Wednesday, 25 September 2002

PROTEST MARCH ABORTED IN KYRGYZSTAN

Published in Field Reports

By Gulzina Karim kyzy (9/25/2002 issue of the CACI Analyst)

The protest march to Bishkek, which began on September 4 and which involved some 1000 protestors, stopped on September 13 after a memorandum was signed as a compromise agreement between senior government officials and opposition parliamentarian Azimbek Beknazarov.  The halting of the march was in general perceived as a good sign, the main result of which is believed to be the avoidance of renewed bloodshed.  However, the way the memorandum was achieved is evoking different reactions among people and the fulfillment of the obligations listed in the agreement from the part of the government is already being put under question.

Published in Field Reports

By Marat Yermukanov, Kazakhstan (9/25/2002 issue of the CACI Analyst)

To many in Kazakhstan, Islamic fundamentalism and global terrorism are something vague and ominous. Some political analysts, however, are convinced that the new geopolitical situation taking shape in the wake of the American-led war against Taliban in Afghanistan offers a rare chance to Kazakhstan to gain a leading position in Central Asia.

Hardly a week passes by in Kazakhstan without national television carrying images of gas-masked young soldiers of anti-terrorist detachments or special task forces bravely crushing their imaginary enemies on training fields.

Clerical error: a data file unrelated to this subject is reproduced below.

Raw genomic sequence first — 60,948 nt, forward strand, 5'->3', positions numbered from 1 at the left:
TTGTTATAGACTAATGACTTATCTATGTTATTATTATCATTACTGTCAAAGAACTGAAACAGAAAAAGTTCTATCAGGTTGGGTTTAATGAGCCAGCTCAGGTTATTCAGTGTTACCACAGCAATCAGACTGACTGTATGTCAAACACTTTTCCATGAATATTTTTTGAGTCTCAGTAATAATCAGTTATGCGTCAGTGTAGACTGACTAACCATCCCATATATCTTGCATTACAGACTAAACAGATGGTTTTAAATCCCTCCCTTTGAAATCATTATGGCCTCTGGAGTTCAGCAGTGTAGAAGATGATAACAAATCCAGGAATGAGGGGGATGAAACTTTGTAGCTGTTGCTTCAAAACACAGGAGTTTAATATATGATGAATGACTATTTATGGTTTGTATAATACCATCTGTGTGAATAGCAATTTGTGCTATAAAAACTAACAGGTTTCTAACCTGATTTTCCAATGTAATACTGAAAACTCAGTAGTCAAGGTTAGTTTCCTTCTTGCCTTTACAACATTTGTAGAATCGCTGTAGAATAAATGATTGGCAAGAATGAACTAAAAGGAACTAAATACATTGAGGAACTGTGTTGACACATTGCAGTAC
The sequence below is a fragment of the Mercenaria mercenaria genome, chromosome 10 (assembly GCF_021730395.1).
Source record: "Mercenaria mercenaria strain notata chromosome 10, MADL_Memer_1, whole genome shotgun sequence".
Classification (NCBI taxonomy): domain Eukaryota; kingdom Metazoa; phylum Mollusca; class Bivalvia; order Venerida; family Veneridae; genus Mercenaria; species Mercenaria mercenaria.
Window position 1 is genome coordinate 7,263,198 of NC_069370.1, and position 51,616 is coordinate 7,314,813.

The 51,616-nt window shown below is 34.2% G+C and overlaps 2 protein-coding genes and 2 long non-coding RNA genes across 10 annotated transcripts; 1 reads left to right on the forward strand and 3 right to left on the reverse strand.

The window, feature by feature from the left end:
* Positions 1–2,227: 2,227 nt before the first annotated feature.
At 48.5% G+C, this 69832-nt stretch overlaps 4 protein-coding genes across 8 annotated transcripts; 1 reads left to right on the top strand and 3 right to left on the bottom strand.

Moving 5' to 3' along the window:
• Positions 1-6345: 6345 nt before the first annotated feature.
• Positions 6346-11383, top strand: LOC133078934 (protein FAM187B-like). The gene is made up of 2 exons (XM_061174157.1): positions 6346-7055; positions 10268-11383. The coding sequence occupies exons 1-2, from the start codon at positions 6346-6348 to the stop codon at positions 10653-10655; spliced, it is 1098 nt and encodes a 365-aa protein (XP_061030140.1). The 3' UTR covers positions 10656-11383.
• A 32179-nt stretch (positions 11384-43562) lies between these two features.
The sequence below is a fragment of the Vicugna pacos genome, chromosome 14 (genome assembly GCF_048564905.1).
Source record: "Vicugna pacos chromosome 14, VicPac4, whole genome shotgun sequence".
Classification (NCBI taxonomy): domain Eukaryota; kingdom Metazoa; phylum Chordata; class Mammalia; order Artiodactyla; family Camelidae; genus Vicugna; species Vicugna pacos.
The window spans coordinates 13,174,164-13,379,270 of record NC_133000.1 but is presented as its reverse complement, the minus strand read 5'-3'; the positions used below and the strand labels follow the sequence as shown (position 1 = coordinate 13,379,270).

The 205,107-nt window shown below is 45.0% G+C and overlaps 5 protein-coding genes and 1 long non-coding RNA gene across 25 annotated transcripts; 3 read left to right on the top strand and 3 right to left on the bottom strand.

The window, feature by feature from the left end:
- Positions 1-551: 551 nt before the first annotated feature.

Published in Field Reports

By Gulnara Ismailova (9/25/2002 issue of the CACI Analyst)

On September 18, the building of the Baku-Tbilisi-Ceyhan Main Export Pipeline was launched in Baku. The significance of this event was illustrated by the presence of the Presidents of Azerbaijan, Heydar Aliev, Georgia, Eduard Shevarnadze, and Turkey, Ahmet Necdet Sezer, as well as the U.S.

Wednesday, 25 September 2002

TAJIK HYDROELECTRIC PLANTS IN DANGER

Published in Field Reports

By Konstantin Parshin is a freelance journalist based in Tajikistan (9/25/2002 issue of the CACI Analyst)

According to the Tajik Emergency Ministry of Tajikistan, the landslide at the Baipaza hydroelectric plant is still a real threat for the plant itself and for the settlements located downstream the river Vahksh in the southern Khatlon province, unless action is taken to prevent the slide forming a dam and blocking the flow of the river. Lately (in September), the Asian Development Bank (ADB) declared an earmarking of a $5.3 million loan to Tajikistan to prevent the disaster.

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The Central Asia-Caucasus Analyst is a biweekly publication of the Central Asia-Caucasus Institute & Silk Road Studies Program, a Joint Transatlantic Research and Policy Center affiliated with the American Foreign Policy Council, Washington DC., and the Institute for Security and Development Policy, Stockholm. For 15 years, the Analyst has brought cutting edge analysis of the region geared toward a practitioner audience.

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